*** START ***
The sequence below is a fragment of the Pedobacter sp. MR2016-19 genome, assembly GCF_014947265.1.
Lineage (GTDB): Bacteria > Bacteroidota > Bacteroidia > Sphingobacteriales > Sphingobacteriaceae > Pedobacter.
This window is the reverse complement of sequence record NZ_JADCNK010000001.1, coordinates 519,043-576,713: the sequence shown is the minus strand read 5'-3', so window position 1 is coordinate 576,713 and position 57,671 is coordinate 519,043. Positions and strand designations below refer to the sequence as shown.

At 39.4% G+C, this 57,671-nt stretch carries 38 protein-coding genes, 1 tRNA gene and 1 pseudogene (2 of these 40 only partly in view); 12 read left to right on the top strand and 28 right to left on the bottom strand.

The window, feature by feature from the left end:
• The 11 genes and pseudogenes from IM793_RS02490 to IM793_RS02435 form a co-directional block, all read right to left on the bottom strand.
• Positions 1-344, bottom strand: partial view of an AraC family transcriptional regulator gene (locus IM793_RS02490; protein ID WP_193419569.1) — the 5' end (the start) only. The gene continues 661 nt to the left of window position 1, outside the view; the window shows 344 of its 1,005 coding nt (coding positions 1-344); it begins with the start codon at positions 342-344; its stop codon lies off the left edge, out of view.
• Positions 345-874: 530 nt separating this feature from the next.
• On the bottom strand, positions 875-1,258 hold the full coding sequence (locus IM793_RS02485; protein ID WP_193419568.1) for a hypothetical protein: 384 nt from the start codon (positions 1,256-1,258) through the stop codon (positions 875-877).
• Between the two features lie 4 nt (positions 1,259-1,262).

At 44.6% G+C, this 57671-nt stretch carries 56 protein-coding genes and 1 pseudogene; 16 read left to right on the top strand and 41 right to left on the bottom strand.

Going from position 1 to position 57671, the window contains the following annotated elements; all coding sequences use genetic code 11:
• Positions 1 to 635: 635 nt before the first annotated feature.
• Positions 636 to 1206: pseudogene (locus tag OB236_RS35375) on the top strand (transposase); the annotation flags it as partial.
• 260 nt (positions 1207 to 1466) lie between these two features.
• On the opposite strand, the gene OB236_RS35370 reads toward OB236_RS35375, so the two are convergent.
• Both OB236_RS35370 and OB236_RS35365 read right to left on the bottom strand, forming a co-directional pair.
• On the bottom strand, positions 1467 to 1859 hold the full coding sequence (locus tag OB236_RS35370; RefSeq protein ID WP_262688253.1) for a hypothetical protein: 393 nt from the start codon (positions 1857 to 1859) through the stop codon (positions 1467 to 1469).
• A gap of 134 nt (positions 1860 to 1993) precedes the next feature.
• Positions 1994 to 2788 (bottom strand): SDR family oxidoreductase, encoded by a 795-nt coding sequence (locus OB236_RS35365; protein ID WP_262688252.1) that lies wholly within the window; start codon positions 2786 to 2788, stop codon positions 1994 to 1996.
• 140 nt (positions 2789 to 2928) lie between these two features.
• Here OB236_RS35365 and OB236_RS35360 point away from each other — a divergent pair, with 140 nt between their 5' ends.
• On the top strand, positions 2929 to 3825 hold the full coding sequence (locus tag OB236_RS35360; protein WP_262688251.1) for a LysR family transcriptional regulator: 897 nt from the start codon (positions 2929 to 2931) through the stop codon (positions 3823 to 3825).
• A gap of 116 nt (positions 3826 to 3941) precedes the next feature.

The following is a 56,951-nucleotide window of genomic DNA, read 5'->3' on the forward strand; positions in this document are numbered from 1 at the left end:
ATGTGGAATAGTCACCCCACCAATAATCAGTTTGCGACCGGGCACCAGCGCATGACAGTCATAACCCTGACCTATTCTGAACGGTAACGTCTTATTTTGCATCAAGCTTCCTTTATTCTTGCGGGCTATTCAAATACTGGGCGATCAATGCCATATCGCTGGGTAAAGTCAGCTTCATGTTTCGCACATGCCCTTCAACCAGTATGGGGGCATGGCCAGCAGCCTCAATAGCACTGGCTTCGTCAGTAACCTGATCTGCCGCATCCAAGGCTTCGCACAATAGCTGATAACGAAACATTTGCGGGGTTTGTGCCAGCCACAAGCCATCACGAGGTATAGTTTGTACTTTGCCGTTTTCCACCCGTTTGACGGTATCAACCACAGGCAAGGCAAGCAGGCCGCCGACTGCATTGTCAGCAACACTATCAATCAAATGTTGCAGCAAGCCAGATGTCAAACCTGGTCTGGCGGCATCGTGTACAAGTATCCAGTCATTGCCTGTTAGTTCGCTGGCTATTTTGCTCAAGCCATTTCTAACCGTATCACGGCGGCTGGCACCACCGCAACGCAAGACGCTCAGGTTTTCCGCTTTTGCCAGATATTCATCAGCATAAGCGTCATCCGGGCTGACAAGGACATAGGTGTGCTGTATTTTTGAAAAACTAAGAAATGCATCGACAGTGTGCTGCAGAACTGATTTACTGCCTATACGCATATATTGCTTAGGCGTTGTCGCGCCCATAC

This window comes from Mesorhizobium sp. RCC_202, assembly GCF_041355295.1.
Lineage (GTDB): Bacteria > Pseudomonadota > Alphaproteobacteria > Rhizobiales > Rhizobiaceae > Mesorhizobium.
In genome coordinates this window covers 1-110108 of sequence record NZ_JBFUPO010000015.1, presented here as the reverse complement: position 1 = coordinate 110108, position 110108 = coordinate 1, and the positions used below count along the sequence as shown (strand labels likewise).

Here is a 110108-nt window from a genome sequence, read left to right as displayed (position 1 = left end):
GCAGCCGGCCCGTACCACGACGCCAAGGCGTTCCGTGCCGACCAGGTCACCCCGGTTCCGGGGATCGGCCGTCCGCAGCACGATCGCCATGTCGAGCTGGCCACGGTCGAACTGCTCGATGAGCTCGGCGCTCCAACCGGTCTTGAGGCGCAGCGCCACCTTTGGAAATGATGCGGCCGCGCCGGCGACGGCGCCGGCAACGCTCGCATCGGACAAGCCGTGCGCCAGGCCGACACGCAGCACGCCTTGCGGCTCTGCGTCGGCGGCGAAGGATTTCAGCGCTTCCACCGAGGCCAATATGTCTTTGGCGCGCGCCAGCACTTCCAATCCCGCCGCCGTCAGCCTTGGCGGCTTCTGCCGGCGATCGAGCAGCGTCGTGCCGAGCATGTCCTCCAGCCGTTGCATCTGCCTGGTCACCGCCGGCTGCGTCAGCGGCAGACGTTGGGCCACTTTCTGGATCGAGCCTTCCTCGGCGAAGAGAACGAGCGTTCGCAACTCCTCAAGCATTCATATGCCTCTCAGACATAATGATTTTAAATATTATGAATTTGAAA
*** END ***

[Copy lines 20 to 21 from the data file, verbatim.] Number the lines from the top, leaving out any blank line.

• Positions 1994 to 2788 (bottom strand): SDR family oxidoreductase, encoded by a 795-nt coding sequence (locus OB236_RS35365; protein ID WP_262688252.1) that lies wholly within the window; start codon positions 2786 to 2788, stop codon positions 1994 to 1996.
• 140 nt (positions 2789 to 2928) lie between these two features.